Got shoulder pain? A tight posterior cuff is associated with a handful of shoulder dysfunctions like subacrominal impingement syndrome, posterior impingement, anterior instability, etc. And thus, increasing posterior shoulder mobility is part of the treatment protocol for many with shoulder pain. There’s a high probability increasing your posterior shoulder mobility will help, and we’re going to show you some of our favorite posterior shoulder mobility drills that you can perform NOW to give you some relief!
Healthy shoulders are essential to participate in life, exercise, and recreational activities without pain or restrictions. However, healthy shoulders require maintenance and attention. Below you learn the ultimate shoulder warm-up, which includes some of our favorite mobility drills, stretches, and exercises that should be a part of everyone’s shoulder maintenance.
Serratus Anterior, which is also known as the “Big Swing Muscle” or “Boxer’s muscle” due to it’s effectiveness of protracting the scapula. Not only does this muscle have a cool name, it is needed for a plethora of arm movements; weather open chain (punching/grabbing something out of cabinet) or closed chain (pushups, planks, downward dogs, or handstands). Due to it’s large role in stabilizing the scapula, inadequate strength here is often the culprit of Scapula Winging. This article will demonstrate a few exercises to improve activation and control of this Scapula Stabilizer in open kinetic chain. […]
Scapular dyskinesis (aka SICK scapula syndrome) is an alteration or deviation in the normal resting or active position of the scapula during shoulder movement. This observation of “abnormal” or “erratic” movement is often associated with pain. ⁉But does scapular dyskinesis actually cause a painful shoulder? Does SICK scapula equal pain ⁉
This isn’t your average rotator cuff and scapula article. We will be demonstrating and explaining seven evidence based shoulder exercises. Principles of biomechanics, kinesiology, and electromyography will be explained and you’ll learn how to increase targeted muscle activation, improve scapular muscle activation sequencing, and challenge shoulder stability. We are taking broscience to the next level, providing research and evidence based approaches to prehab the shoulder for longevity.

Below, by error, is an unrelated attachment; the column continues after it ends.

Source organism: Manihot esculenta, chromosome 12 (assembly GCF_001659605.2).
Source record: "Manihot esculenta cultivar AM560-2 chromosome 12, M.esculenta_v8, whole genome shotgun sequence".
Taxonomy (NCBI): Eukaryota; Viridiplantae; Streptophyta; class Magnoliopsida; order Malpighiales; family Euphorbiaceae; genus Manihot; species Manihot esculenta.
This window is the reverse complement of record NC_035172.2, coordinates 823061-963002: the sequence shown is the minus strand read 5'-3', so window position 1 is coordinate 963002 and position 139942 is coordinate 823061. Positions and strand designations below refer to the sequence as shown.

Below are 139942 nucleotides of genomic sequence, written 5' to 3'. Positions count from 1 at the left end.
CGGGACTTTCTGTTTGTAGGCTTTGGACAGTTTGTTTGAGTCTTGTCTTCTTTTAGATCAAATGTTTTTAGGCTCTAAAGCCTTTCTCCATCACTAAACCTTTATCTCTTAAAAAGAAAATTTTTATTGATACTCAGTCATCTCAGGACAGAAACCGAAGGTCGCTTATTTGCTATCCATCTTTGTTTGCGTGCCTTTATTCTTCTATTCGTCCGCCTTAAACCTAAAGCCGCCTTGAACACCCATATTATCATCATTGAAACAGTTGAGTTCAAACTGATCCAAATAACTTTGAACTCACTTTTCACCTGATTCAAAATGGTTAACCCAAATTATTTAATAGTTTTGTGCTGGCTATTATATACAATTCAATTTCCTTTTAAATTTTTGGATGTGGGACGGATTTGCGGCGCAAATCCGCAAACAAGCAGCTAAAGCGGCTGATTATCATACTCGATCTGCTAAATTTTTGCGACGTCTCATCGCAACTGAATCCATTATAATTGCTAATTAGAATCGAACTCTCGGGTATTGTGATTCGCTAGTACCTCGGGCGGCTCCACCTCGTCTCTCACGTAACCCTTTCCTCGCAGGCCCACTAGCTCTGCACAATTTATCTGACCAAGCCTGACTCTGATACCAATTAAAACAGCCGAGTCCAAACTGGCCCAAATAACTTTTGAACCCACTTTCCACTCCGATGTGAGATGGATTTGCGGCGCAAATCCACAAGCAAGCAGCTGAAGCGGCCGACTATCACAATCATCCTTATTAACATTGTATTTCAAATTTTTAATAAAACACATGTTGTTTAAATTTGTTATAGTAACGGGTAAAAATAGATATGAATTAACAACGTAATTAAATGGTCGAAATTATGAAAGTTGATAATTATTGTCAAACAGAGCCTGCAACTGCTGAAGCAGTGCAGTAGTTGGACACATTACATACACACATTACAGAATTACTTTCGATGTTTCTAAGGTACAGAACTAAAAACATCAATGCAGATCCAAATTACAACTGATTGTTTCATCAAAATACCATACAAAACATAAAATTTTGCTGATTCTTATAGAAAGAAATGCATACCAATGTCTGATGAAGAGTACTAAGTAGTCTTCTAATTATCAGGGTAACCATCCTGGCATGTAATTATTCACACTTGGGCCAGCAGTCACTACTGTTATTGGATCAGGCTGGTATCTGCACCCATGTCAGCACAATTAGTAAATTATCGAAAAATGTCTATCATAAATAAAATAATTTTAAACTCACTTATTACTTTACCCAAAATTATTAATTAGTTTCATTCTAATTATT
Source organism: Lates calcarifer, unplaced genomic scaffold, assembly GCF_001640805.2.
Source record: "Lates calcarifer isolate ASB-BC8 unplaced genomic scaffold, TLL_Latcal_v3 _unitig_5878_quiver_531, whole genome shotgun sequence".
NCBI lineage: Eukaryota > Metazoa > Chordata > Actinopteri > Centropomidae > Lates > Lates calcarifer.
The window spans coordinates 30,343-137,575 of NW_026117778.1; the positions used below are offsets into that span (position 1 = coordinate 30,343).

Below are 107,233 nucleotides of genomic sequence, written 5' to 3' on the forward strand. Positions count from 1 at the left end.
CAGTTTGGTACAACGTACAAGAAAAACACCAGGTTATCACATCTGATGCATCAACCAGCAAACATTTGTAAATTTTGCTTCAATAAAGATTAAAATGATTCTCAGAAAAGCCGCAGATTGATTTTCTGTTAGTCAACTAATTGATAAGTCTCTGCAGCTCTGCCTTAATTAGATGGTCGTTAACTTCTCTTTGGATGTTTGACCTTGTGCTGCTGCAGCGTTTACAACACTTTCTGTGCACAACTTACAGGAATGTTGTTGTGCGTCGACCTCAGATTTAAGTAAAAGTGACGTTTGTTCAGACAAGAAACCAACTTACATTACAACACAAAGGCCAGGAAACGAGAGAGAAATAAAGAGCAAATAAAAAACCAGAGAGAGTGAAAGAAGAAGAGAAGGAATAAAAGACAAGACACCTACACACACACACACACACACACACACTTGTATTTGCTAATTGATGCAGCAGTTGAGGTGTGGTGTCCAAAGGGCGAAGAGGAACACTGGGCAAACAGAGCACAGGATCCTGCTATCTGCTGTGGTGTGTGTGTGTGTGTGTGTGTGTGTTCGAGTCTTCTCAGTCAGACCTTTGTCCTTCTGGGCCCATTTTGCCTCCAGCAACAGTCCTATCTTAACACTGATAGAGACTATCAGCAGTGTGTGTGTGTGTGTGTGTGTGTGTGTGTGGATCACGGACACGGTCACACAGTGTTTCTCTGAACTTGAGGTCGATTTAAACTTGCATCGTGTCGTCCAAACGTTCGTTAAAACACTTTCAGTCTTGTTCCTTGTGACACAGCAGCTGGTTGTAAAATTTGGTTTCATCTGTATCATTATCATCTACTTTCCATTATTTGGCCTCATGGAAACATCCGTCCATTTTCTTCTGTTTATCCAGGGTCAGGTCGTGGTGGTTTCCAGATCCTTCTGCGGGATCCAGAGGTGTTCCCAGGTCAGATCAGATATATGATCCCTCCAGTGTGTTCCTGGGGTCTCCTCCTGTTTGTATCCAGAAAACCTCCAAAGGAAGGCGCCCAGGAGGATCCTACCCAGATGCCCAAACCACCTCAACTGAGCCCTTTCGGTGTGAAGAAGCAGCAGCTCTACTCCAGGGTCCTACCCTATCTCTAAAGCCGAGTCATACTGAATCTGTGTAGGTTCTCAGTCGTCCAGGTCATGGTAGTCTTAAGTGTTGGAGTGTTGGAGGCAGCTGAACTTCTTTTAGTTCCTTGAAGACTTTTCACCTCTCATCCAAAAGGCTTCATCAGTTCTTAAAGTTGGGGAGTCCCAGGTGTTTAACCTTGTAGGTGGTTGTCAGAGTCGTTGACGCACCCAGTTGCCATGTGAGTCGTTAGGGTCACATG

This article will use a global approach, via Developmental Kinesiology, to train muscles through purposeful movements. Some of you may know this as “Dynamic Neuromuscular Stabilization,” (DNS). DNS is originated by Pavel Kolar, who was known as one of the best student of the legend Vlademir Janda.
The basis of DNS is on developmental kinesiology; that in early childhood your movement pattern is automatic, predictable, and genetically formed as the nervous system matures. […]
There are 4 main components of getting full overhead shoulder mobility with optimal mechanics. These include:
1. Lumbo-pelvic control: poor motor control here will result in excessive extension of the Lumbar spine & Rib flare, which will give you a false sense of achieving full shoulder elevation.
2. Thoracic extension: THIS IS WHERE YOU WANT SPINE EXTENSION, the thoracic spine is responsible for 20 degrees of arm elevation, without extension here the scapula will not move properly. […]
There is a huge misconception in the fitness and rehab worlds. Far too often, we label exercises as a good exercise or bad exercise for all athletes. Many preach that squats are a must in every athlete’s fitness program and exercises such as behind the neck press’ should never be performed…when in fact, many of these movements can be great for athletic performance. These beliefs are from years of dogma surrounding certain movements. But in reality, any exercise can be a bad exercise if an athlete lacks the requite mobility & motor control.
This article was originally published on The Barbell Physio.
We will be addressing 3 COMMONLY OVERLOOKED MOBILITY CONSTRAINTS to a successful front rack position and more importantly, 3 WAYS TO FIX THEM. Yes, thoracic extension and shoulder flexion limitations are often times the biggest culprits, but let’s not forgot to address wrist, elbow, and transverse plane shoulder mobility as well.
The rotator cuff (will reference as RC from here on out) is a group of 4 muscles and their associated tendons that span the shoulder joint, or more anatomically speaking, the glenohumeral joint.
These muscles are: the supraspinatus, infraspinatus, teres minor, and subscapularis.
The RC is extremely vital to dynamic shoulder joint stability, as they are the only muscles that directly span the glenohumeral joint. While our bigger muscles, like our deltoids, lats, and pectorals control gross movements around the shoulder, the RC acts to stabilize the glenohumeral joint during these movements.